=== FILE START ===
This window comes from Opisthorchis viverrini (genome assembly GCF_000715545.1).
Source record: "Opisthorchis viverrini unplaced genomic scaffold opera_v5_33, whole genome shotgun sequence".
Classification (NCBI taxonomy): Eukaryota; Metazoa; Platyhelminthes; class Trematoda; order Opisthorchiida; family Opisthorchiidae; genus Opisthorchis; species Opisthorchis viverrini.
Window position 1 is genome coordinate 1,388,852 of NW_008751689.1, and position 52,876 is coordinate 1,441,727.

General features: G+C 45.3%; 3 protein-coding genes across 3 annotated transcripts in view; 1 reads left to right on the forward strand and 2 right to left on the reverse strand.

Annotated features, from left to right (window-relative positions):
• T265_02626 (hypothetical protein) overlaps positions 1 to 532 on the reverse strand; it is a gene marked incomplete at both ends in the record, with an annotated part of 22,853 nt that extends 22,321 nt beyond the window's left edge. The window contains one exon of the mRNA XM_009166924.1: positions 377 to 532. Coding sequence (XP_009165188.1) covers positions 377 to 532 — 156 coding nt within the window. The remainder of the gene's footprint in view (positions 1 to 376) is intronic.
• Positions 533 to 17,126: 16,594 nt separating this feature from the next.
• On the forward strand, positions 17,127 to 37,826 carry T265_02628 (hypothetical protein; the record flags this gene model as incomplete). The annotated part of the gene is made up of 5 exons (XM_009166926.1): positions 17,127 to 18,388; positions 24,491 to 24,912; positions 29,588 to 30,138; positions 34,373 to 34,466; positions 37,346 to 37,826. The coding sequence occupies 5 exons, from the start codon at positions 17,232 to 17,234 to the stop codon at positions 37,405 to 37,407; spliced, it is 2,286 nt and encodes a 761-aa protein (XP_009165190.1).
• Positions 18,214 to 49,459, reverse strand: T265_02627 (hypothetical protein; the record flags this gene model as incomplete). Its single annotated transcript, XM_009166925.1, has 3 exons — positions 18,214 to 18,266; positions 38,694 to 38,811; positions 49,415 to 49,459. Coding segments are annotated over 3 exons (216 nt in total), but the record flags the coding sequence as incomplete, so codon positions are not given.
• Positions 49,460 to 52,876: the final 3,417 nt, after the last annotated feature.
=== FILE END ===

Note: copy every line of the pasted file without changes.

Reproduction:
This window comes from Opisthorchis viverrini (genome assembly GCF_000715545.1).
Source record: "Opisthorchis viverrini unplaced genomic scaffold opera_v5_33, whole genome shotgun sequence".
Classification (NCBI taxonomy): Eukaryota; Metazoa; Platyhelminthes; class Trematoda; order Opisthorchiida; family Opisthorchiidae; genus Opisthorchis; species Opisthorchis viverrini.
Window position 1 is genome coordinate 1,388,852 of NW_008751689.1, and position 52,876 is coordinate 1,441,727.

General features: G+C 45.3%; 3 protein-coding genes across 3 annotated transcripts in view; 1 reads left to right on the forward strand and 2 right to left on the reverse strand.

Annotated features, from left to right (window-relative positions):
• T265_02626 (hypothetical protein) overlaps positions 1 to 532 on the reverse strand; it is a gene marked incomplete at both ends in the record, with an annotated part of 22,853 nt that extends 22,321 nt beyond the window's left edge. The window contains one exon of the mRNA XM_009166924.1: positions 377 to 532. Coding sequence (XP_009165188.1) covers positions 377 to 532 — 156 coding nt within the window. The remainder of the gene's footprint in view (positions 1 to 376) is intronic.
• Positions 533 to 17,126: 16,594 nt separating this feature from the next.
• On the forward strand, positions 17,127 to 37,826 carry T265_02628 (hypothetical protein; the record flags this gene model as incomplete). The annotated part of the gene is made up of 5 exons (XM_009166926.1): positions 17,127 to 18,388; positions 24,491 to 24,912; positions 29,588 to 30,138; positions 34,373 to 34,466; positions 37,346 to 37,826. The coding sequence occupies 5 exons, from the start codon at positions 17,232 to 17,234 to the stop codon at positions 37,405 to 37,407; spliced, it is 2,286 nt and encodes a 761-aa protein (XP_009165190.1).
• Positions 18,214 to 49,459, reverse strand: T265_02627 (hypothetical protein; the record flags this gene model as incomplete). Its single annotated transcript, XM_009166925.1, has 3 exons — positions 18,214 to 18,266; positions 38,694 to 38,811; positions 49,415 to 49,459. Coding segments are annotated over 3 exons (216 nt in total), but the record flags the coding sequence as incomplete, so codon positions are not given.
• Positions 49,460 to 52,876: the final 3,417 nt, after the last annotated feature.